Can you die from taking Ritalin?

Ritalin (methylphenidate) may cause sudden death, heart attack or stroke in people with heart defects or serious heart problems. More here on risks and adverse effects of Ritalin here.

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While uncommon, Ritalin may cause sudden death, heart attack or stroke in people with heart defects or serious heart problems. But what about overdose effects? How can you minimize the risks, even if you are taking Ritalin to get high?

More here on serious adverse side effects of Ritalin. Then, we invite your questions about Ritalin in the comments section at the end.

How Ritalin is typically used

Ritalin contains methylphenidate, a central nervous system stimulant drug that has become the primary drug of choice in treating Attention Deficit Hyperactivity Disorder (ADHD) in children. Paradoxically, the stimulant actually CALMS people diagnosed with ADHD. Side effects are usually mild and are generally well tolerated.

However, along with increases in prescribing frequency, the potential for abuse has increased. Intranasal abuse produces effects rapidly that are similar to the effects of cocaine in both onset and type. So, can these effects be serious enough to kill? Can you overdose from Ritalin and what are the symptoms?

Dangers of Ritalin ingredients

As the term “psycho stimulant” suggests, when the drug is taken, Ritalin (methylphenidate) initiates a series of chemical activities inside the user’s central nervous system. Once the bloodstream has picked up the amphetamines and they have been carried to the brain, the methylphenidate binds to the transporters used for the reuptake of dopamine into the presynaptic neurons. This binding blocks the reuptake of dopamine, causing its levels to rise within the synapses.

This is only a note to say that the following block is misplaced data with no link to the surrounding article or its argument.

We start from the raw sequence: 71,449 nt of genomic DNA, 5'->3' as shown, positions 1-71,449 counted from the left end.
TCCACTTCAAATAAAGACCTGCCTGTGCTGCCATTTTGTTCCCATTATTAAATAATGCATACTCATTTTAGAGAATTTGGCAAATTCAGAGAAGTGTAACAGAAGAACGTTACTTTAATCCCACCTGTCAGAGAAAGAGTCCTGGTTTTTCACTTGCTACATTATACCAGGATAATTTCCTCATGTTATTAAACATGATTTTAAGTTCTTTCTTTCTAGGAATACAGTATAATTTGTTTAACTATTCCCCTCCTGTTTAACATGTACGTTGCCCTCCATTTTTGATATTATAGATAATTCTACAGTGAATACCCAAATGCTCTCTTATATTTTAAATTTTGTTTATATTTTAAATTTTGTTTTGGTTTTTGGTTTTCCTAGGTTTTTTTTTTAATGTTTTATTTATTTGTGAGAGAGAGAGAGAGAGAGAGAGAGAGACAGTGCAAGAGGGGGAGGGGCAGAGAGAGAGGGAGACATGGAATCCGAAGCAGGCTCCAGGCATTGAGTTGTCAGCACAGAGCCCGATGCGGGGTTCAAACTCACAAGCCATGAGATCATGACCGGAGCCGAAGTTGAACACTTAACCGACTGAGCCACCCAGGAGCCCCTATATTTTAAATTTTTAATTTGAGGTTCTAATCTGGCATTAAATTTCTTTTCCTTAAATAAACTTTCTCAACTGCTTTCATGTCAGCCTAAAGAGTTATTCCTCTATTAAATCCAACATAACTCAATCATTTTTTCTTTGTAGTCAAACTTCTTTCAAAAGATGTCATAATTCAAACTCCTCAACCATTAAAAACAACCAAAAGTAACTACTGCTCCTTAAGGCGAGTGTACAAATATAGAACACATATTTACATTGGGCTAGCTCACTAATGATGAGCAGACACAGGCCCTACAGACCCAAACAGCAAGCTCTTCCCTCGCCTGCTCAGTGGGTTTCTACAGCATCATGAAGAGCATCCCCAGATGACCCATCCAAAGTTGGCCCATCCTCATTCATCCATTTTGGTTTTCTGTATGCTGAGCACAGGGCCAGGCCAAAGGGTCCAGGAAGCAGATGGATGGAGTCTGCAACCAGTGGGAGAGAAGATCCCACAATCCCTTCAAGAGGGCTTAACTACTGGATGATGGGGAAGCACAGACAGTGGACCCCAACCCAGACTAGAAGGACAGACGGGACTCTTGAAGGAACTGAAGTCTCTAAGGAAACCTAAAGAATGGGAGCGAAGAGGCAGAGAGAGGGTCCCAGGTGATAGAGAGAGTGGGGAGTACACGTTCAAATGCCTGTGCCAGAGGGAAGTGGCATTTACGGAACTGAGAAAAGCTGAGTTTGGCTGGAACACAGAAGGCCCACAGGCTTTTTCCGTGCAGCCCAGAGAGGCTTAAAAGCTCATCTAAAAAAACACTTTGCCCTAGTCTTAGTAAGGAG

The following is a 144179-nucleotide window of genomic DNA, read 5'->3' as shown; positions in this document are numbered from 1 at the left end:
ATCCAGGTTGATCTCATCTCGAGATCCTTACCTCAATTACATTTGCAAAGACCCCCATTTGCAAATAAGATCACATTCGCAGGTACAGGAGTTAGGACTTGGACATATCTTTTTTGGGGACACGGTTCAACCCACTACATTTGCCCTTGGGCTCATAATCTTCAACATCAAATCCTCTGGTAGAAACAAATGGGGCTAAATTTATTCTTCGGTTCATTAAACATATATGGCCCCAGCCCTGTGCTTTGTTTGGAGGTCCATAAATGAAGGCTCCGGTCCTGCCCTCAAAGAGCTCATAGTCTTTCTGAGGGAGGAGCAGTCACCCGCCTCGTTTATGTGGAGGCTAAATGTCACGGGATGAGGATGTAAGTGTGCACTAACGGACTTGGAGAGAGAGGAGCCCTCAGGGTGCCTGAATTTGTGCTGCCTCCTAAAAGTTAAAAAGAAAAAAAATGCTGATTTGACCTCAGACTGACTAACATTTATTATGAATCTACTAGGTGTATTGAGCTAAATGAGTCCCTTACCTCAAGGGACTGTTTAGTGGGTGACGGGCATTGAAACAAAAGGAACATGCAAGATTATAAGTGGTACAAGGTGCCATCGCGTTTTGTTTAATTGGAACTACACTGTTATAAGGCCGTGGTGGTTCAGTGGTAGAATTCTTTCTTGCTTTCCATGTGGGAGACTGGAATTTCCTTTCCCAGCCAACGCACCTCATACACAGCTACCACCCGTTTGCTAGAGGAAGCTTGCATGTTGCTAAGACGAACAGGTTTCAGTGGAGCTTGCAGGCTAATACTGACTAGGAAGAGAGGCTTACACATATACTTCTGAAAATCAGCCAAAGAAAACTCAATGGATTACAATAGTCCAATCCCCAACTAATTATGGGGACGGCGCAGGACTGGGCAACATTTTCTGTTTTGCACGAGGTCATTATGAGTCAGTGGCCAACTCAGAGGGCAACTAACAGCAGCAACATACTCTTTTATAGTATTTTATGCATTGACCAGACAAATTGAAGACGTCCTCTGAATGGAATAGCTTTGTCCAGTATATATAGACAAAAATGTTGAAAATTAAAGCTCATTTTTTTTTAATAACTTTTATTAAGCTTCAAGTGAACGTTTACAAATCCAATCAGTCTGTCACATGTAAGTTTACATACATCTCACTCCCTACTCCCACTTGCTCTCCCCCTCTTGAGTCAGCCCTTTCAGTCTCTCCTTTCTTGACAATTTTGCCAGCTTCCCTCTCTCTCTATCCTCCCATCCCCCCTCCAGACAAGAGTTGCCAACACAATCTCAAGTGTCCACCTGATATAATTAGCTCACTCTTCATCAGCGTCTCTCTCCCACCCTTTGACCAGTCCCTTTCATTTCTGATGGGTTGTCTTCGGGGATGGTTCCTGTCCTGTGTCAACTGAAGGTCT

When part of the brain called the nucleus accumbens contains large quantities of dopamine, a “high” sensation is emitted. The drug also reduces the background firing of neurons, allowing a clearer signal to be transmitted through the brain, decreasing distractions. This mental high is very similar to that of cocaine. But with a high also comes possible adverse physical effects. Possible physical side effects of Ritalin include:

  • appetite loss
  • dilated pupils
  • dry mouth
  • elevated blood pressure
  • increased heart rate
  • insomnia
  • nervousness
  • perspiration

Longer term side effects can consist of strokes and seizures as well. There have also been several deaths attributed to Ritalin abuse.

Ritalin and fatalities

Methylphenidate may cause sudden death in people diagnosed with heart defects or serious heart problems. This medication also may cause heart attack or stroke. Talk to your doctor about the risks of taking this medication.

FDA warnings about Ritalin

The FDA has warned that methylphenidate products can cause serious adverse side effects. Tell your doctor if:

  1. You have been diagnosed with heart related problems.
  2. You have experienced/are experiencing mental problems such as bipolar illness, aggressiveness, or psychotic symptoms.
  3. You experience circulation problems in fingers or toes.

In rare instances cause prolonged and sometimes painful erections known as priapism. Based on a recent review of methylphenidate products, the FDA updated drug labels and patient Medication Guides to include information about the rare but serious risk of priapism. If not treated right away, priapism can lead to permanent damage to the penis.

Signs of Ritalin overdose

Acute toxicity due to Ritalin (methylphenidate) overdose results in symptoms similar to those of acute amphetamine intoxication. Reports of psychiatric symptoms that have occurred include euphoria, delirium, confusion, toxic psychosis, and hallucinations. Such symptoms should not be unexpected as methylphenidate’s pharmacologic effects are basically the same as those of amphetamines. Cases of psychosis with methylphenidate abuse have been reported when the drug is used in “runs,” similar to amphetamine abuse.